and with the still colder iron for your bedfellow, is no very enviable situation. Some would bribe the blacksmith to make them leaden instead of iron rivets, which, when blackened with charcoal, had much the appearance of iron, while they could be easily taken out or reheaded. One medio would buy a leaden rivet; and for some time this ruse was practiced. Frequently, however, when the officers would suddenly enter our cells, they would find our comrades without chains, and as suddenly every fellow would jump to his "jewelry," and clamp it on with a magic celerity which entirely bewildered the senses of the officers, and then as suddenly put on a demure, inoffensive countenance, after the manner of schoolboys cutting up their juvenile antics upon the sudden appearance of the pedagogue. Our old friend with the large corporation, after much fretting about our not wearing the "jewelry," told the governor "that it would require as many blacksmiths to keep us ironed as there were Texians in the castle."
One of our companions, who belonged to the Santa Fé prisoners, the year previous told us a similar anecdote, which then happened in the city of  Mexico. Santa Anna sent for the blacksmith, and gave him a severe scolding for not keeping the chains on the prisoners. The poor smith, trembling with fear in his mighty presence, replied, "I know not how it is, sire; I place the best and largest irons upon them, but no sooner do I turn my head than the irons will be laying upon the ground, and they will do 'just so' at me: they surely must be kin to the devil."7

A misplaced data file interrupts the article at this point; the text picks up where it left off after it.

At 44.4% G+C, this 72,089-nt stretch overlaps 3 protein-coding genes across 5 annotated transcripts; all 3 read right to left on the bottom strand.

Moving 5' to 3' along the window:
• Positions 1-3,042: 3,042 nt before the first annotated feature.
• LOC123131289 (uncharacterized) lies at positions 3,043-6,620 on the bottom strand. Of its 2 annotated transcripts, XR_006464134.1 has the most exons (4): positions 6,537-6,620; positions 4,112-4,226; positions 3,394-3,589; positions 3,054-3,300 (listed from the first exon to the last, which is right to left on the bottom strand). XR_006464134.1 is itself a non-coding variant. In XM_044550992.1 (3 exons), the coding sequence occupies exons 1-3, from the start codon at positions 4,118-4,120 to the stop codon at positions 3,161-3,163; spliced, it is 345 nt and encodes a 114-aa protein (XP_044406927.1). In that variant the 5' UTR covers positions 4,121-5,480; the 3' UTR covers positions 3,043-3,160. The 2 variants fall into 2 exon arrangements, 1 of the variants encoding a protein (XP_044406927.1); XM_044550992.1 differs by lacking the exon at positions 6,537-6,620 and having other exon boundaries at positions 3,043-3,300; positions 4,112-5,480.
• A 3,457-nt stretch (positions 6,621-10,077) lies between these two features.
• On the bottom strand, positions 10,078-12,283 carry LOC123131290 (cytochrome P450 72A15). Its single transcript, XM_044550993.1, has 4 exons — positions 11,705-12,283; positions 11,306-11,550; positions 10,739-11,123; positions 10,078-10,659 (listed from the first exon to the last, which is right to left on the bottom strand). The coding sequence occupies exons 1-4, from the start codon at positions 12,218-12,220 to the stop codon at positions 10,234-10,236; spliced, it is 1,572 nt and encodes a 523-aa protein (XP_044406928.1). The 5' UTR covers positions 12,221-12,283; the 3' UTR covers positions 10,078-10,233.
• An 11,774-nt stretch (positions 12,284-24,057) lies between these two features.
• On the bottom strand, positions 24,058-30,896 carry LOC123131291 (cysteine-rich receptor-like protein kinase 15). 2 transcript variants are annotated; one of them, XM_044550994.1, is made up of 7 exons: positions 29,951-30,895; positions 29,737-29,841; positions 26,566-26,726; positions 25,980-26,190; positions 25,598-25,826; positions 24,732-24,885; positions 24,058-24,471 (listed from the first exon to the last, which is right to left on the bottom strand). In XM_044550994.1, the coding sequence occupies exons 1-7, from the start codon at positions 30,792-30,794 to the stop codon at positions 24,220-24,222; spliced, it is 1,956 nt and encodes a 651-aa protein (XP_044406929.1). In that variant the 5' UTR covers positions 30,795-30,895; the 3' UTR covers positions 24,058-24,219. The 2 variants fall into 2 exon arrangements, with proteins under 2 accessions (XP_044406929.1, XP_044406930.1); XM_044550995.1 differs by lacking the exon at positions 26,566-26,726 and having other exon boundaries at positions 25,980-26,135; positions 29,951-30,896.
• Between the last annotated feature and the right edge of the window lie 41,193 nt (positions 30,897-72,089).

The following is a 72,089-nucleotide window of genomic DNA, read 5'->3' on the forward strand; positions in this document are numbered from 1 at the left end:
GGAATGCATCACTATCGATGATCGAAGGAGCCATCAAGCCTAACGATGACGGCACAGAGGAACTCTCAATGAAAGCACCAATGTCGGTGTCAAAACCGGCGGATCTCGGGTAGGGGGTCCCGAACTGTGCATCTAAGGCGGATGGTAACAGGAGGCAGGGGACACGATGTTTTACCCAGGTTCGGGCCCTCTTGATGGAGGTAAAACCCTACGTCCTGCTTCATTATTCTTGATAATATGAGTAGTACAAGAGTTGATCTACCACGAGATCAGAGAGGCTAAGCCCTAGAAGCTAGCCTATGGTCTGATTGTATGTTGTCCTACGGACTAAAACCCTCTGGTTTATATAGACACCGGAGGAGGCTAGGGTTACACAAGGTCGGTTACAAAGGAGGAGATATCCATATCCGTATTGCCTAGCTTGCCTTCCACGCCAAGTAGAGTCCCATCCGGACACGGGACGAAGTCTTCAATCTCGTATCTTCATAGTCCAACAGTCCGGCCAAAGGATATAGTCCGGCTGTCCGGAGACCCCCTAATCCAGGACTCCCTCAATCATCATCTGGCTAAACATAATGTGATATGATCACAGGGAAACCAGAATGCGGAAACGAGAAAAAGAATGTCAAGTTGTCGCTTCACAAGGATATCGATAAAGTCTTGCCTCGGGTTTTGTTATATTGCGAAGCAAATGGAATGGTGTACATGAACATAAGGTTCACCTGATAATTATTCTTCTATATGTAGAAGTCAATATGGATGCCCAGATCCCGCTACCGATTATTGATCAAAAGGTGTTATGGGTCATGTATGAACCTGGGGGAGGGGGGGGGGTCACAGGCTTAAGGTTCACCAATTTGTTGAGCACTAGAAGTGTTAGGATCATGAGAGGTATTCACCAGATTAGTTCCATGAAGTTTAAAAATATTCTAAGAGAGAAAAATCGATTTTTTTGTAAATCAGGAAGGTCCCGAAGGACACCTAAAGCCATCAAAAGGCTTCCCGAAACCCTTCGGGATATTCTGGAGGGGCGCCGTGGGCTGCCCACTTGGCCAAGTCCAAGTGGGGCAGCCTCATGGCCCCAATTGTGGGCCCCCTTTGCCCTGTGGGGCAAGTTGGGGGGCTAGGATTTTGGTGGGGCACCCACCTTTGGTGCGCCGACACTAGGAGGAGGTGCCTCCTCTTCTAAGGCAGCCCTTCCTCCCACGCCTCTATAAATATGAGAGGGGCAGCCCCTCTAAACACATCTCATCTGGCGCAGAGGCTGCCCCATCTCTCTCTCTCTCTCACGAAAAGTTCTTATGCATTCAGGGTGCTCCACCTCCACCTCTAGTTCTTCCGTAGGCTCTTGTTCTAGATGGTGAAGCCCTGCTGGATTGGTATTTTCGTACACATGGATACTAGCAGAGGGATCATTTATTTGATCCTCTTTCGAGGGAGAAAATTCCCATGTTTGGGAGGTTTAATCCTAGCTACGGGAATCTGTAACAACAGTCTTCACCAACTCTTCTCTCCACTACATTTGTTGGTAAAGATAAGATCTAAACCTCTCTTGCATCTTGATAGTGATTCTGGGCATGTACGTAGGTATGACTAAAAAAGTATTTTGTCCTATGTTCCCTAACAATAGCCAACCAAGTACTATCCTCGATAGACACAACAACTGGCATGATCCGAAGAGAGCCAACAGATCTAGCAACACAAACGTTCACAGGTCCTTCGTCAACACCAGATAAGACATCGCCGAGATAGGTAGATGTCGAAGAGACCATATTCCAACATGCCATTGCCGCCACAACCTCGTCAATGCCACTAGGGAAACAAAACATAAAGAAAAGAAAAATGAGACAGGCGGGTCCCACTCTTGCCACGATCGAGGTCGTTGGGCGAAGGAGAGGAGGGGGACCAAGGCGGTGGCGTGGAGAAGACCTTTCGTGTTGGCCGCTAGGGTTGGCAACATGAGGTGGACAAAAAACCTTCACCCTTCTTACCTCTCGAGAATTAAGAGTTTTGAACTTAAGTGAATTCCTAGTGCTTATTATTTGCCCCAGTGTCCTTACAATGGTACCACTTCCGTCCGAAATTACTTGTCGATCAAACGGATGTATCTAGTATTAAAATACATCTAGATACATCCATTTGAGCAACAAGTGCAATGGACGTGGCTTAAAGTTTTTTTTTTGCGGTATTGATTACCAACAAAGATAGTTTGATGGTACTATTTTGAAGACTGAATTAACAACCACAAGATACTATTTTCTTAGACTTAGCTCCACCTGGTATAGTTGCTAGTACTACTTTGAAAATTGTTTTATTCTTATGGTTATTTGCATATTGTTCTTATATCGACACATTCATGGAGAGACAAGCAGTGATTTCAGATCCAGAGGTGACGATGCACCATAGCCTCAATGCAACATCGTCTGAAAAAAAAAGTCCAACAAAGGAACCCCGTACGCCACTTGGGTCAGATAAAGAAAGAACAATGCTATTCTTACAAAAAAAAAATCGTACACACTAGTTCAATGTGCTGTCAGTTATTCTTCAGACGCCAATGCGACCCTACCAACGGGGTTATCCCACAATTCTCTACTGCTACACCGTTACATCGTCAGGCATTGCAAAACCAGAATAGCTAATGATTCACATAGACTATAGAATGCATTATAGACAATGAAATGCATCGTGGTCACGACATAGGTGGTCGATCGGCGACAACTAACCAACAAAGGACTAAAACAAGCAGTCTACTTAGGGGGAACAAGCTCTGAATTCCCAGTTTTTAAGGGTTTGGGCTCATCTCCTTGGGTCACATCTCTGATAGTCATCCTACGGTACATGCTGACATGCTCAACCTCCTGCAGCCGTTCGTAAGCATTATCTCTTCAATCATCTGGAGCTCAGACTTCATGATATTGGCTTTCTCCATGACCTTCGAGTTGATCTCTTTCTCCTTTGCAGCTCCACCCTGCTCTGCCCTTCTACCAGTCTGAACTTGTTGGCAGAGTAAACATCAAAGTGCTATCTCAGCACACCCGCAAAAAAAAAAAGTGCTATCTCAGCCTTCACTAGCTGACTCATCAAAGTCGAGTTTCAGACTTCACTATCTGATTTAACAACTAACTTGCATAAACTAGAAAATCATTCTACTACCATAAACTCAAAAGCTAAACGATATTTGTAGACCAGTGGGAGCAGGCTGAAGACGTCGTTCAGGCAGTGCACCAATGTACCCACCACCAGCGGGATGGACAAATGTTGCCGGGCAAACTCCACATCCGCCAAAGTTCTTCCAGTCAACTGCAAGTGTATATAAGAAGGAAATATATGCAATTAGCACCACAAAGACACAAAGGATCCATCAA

What the poor smith meant by "just so," in which he suited the action to the word, was the "you-can't-come-it-Judge"-motion - à la Kendall. This motion is performed in the following scientific manner, to wit: place the extreme end of the thumb on the tip of your nose; then lock the little finger of your left hand into the thumb of your right, and with the four digits of the said right, give a quivering motion, as if you were performing upon the piano variations to the Battle of Prague; give a comical wink, and pronounce the talismanic words, "You can't come it, Judge," and you have it. This is what the Mexicans cannot comprehend; and you see them frequently practicing it at one another with as imperfect a knowledge of its meaning as a Texian has of the rationale of animal magnetism.
Respecting our rations, they were such, even without labour, as would hardly have kept soul and body together. We fortunately had a small balance of funds still by us, which had been so kindly furnished us by our friend J. P. Schatzell, and Mr. Marks,  the United States vice consul in Matamoras. So long as it lasted, our room-mates made out pretty well. A medio each of lard, onions, and red pepper, cut fine, put into our rations of poor beef, and recooked over a small earthen stove of charcoal, made quite a savoury meal for several. We also purchased sugar and coffee, and every day, at twelve o'clock, from the milkman, a gallon of leche de burra, ass's milk. When we had the means, all of our mess took